In the field behind Penn State’s “New Barn,” a mare whinnies to her wayward foal that has drifted a little too far away for her liking. The foal looks over its shoulder but carries on, obviously unconcerned.
The foal is one of twenty produced during this year’s breeding season and seems perfectly happy in its decades-old home. The “New Barn” and paddock were built in 1972, but they are indeed newer than the University's second barn, built in 1929. Barns don’t need to be high-tech anyway, and plenty of the latest information technologies are used by faculty, staff and students to take care of the University’s herd of Quarter Horses.
Brian Egan, instructor of equine science and horse farm coordinator at Penn State, says the equine science team uses microchips, social media and live-streaming video technologies throughout the life cycle of Penn State’s horses and during the department’s various events.
The equine science minor, a 20- to 22-credit supplement to a student’s major, is the largest offered by the College of Agricultural Sciences. Many of the students are working toward a degree in animal science, but students have come from various disciplines ranging from biology to business.
“The minor is more versatile than people may think,” Egan says. “It’s a science-based program, but we also have courses on marketing and management. One of our classes is in charge of planning and conducting our annual Registered Quarter Horse Sale, where they get to learn the business side of the industry.”
But before the horses are sold, they have to be born.
Horses have been part of Penn State’s history dating back to some of its earliest days as an agriculture college. The University dabbled in raising Morgans, Arabians and draft horses before starting its Quarter Horse breeding program in 1955.
Now consisting solely of Quarter Horses, Penn State’s herd has expanded to about 70, but the number fluctuates as foals are born and then sold two years later. Students assist with the breeding program through the advanced equine production course, which spans the spring foaling season.
“The students monitor the mares closely to try to predict when she’ll foal,” says Ed Jedrzejewski, Penn State vet and barn manager. “When she’s close, the students will take turns staying overnight with her. If she goes into labor, the student will call the others in their group so they can come observe. It’s a really great experience for them to have.”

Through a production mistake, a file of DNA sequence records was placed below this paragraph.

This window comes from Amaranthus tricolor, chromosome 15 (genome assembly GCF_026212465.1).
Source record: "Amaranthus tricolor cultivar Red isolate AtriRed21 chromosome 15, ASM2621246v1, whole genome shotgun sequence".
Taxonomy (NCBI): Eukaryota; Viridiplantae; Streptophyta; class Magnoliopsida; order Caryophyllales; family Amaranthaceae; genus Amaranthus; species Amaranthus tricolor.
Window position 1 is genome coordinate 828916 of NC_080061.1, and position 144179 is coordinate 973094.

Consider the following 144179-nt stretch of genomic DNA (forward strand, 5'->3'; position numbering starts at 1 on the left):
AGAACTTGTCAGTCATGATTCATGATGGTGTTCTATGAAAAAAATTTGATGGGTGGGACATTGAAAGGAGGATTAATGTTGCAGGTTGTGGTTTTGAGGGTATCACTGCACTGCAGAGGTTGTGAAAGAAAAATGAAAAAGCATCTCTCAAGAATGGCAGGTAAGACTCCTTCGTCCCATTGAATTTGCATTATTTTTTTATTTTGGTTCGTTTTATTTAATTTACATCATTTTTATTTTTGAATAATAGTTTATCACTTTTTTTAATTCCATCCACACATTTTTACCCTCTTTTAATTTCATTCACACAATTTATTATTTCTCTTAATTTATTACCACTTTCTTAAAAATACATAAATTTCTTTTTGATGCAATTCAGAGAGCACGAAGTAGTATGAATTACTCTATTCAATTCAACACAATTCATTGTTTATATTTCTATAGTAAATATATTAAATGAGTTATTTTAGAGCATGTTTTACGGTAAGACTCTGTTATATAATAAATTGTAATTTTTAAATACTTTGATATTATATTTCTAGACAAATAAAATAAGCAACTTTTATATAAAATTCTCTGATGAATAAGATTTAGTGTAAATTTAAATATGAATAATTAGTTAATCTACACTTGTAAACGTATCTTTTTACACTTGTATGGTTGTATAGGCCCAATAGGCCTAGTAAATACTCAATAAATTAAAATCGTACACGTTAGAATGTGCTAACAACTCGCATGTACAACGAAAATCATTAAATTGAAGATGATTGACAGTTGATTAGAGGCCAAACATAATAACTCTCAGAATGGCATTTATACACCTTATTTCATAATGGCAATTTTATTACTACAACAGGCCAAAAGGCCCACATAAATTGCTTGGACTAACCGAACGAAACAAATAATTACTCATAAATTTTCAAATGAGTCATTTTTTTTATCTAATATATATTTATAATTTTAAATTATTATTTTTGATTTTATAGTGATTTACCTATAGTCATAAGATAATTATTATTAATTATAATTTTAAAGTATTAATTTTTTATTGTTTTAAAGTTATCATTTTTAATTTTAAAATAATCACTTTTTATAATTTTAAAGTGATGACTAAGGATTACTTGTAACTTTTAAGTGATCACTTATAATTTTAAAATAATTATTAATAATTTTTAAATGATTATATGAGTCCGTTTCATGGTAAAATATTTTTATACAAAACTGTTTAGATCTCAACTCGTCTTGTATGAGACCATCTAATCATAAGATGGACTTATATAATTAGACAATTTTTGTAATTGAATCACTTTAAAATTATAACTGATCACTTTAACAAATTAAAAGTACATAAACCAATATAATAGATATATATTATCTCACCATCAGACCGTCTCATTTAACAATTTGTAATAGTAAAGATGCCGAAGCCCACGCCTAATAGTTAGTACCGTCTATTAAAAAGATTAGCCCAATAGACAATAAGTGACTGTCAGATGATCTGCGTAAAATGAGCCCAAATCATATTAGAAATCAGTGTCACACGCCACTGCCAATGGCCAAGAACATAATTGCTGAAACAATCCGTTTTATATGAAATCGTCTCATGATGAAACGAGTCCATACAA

As much as the students study and analyze and watch the mares to try to predict when they’ll have their babies, it seems the mares themselves will always know best. Jedrzejewski says there’s always a student spending the night in a room next to the mare’s stall, with a small window between them.
He says students report time after time the mare coming to the window the night she’ll foal, pressing her nose against the dusty glass as if checking to see if someone’s watching.
Egan says he often finds out about a new foal being born by logging onto the barn’s Facebook page, where the students usually post birth announcements and pictures before notifying him personally.
One of Penn State’s stallions, PSU Dynamic Krymsun, even has his own Facebook profile. It features event announcements, show results and photos of his offspring. They’ve also held contests to help name the foals.
“That’s just one of the ways social media has changed the way we do things at the barn,” Egan says. “It’s done so much to help us with visibility. Leading up to our annual sale, we do a featured sale horse of the day, and one year we got a message from someone in California interested in one. We didn’t have that kind of reach before.”
Under the spotlight, the babies grow quickly. They’re weaned between four and six months old and shortly before are implanted with a microchip — a tiny device just slightly larger than a grain of wild rice.
“We first started microchipping back in 2007, and now our entire herd is microchipped,” said Jedrzejewski. “The chip contains an ID number, which we have on record so we can always be sure of a horse’s identity.”
Also on record are the horse’s date of birth, age, coloring, white markings and even hair whorls — cowlicks in a horse’s coat that are unique to that horse alone. While most people wouldn’t like being identified by their bad hair days, it’s helpful when it comes to horses.
The microchips are inserted with a syringe halfway up the horse’s neck, between their ears and withers, in the nuchal ligament. Once implanted, the chip can be detected with a special scanner that will display the ID number.
The ID numbers are included on the certificate buyers receive when they purchase a Penn State horse. Many of the University’s horses are sold when they’re two years old at the Registered Quarter Horse Sale, which takes place every year on the last Saturday of the spring semester.
The sale is operated almost entirely by students — they do the marketing, write and send the press releases, maintain the Facebook page and website, create advertisements, and run the live-stream of the event on the website Ustream, where people who can’t attend the event in person can watch on their computers.
Egan and Jedrzejewski both admit it can be difficult for students and staff alike to say goodbye at the end of the year.
“Among other things, the sale teaches students that selling is the lifeblood of this industry,” Egan says. “It can be hard to sell a horse that you’ve known for a while — perhaps since it was born — but it’s the hard reality of the business. Plus, you know that there’s a new bunch coming next year. It’s the same way with students. It’s hard when they leave, but that’s just the way it goes.”
Besides, it’s easy to stay in touch. There’s always Facebook.